Seeing Gaiman at Worldcon caused me to buy his big short story collection, Smoke and Mirrors. My favorite story so far is “The Goldfish Pool and Other Stories,” which I happened to read years back while sitting in the book store. It’s kind of a sideways rendering of Gaiman’s first time out in Hollywood, when Good Omens had been optioned and he and Terry Pratchett were doing the script. I love Hollywood stuff, especially modern Hollywood and the nonacting side, the agents and studio people, so it’s no wonder I like the story. But it’s a good job, too. He captures odd little moments that bring out the disjunction and strangeness in the way these people approach life (or the way that one hears they approach life), and he manages the tricky job of creating a long series of quick but distinct glimpses of producers, execs, flunkies, etc., each person different enough from the others and yet cognitively deformed in the same way.
“The Goldfish Pool and Other Stories”
by Tom Crippen
The inside-Hollywood, studio-idiocy business stays funny but also becomes unsettling. The speed with which it moves, a pace that at first seems wide awake and brisk, becomes creepy; this is the only case I can think of where narrative speed is turned into something like a horror element. (Not a suspense element, which, as I understand it, would involve plot: how soon will that train hit that girl?) You start out by enjoying the contrast between the brisk Hollywood material and the story’s otherwise Gaiman-like air of menacing dreaminess; then the Hollywood material becomes the atmosphere’s key ingredient. Not bad.
Okay, content. A small-time British writer of quiet horror stories hits it big with a novel and is brought out to Hollywood to do the script. Nobody at the studio or the production company knows what they’re doing, and they keep being fired and replaced and no one remembers that the previous batch was there. Neither do they remember the old stars of the past, and the memory shortage gets more marked as the narrator approaches the end of his string of executives and they get younger.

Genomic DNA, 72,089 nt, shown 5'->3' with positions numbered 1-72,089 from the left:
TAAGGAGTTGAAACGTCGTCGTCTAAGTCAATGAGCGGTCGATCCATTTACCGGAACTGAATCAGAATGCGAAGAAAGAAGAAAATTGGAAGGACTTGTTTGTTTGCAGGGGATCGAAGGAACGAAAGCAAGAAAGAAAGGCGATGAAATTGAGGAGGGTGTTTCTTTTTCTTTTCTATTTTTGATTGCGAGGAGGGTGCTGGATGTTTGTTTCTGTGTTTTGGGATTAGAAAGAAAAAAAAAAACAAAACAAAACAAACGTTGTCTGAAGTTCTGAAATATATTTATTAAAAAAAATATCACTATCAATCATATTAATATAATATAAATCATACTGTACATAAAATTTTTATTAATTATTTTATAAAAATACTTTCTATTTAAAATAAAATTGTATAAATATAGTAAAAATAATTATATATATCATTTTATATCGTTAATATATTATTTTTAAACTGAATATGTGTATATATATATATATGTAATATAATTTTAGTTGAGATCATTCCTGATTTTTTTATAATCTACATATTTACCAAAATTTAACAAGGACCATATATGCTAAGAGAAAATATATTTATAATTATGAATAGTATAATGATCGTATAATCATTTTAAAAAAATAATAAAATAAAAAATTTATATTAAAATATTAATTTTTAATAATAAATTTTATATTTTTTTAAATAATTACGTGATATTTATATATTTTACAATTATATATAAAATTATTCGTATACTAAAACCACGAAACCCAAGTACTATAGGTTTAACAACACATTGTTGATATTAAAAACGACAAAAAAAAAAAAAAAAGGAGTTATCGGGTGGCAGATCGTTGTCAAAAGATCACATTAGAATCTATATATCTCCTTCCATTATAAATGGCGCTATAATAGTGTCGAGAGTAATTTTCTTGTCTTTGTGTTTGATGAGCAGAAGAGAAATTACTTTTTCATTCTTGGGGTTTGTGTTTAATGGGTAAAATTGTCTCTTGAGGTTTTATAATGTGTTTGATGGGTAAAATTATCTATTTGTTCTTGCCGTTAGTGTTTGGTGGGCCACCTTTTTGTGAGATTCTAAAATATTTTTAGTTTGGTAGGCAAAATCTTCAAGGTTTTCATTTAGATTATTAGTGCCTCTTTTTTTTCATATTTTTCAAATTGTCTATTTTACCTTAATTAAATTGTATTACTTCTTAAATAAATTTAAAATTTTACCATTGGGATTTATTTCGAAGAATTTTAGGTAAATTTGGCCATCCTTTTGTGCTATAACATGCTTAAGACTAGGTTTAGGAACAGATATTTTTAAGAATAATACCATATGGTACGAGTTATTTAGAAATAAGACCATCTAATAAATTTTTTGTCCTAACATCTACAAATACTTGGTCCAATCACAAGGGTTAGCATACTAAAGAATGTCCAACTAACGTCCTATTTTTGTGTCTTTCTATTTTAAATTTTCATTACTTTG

Meanwhile, there’s a goldfish pool at the narrator’s hotel, and he learns from the pool’s caretaker that the fish have no memory and so they swim about forever and get nowhere and every 20 seconds it’s a brand-new world to them. Which is the Hollywood situation as the narrator finds it.
The narrator starts sketching out a story set back home in England and involving a stage magician in a sad little seaside theater. So he wants to be creative again and get out of this Hollywood bullshit. He writes a poem about the seaside theater, and that’s his creativity giving a sign of life.
In reading up for his story, the narrator comes across two 19th-century stage-magic tricks, both of which involve frames (I think) and thereby prefigure 20th-century show biz and its screen-based entertainment. Okay, but why? To me it just seems like a flourish — here’s a fancy idea! One of the tricks does involve a lady who descends from a painting and tells an artist to buck up, he’s got the stuff, and that is obviously apropos to the narrator’s situation.
To tell the truth, the story doesn’t seem too hard to decipher (except for that business about 19th century/20th century show biz, which may not be just a flourish after all). But it works better if you don’t.
Still, if anyone has further thoughts on meanings, or whatever, go ahead.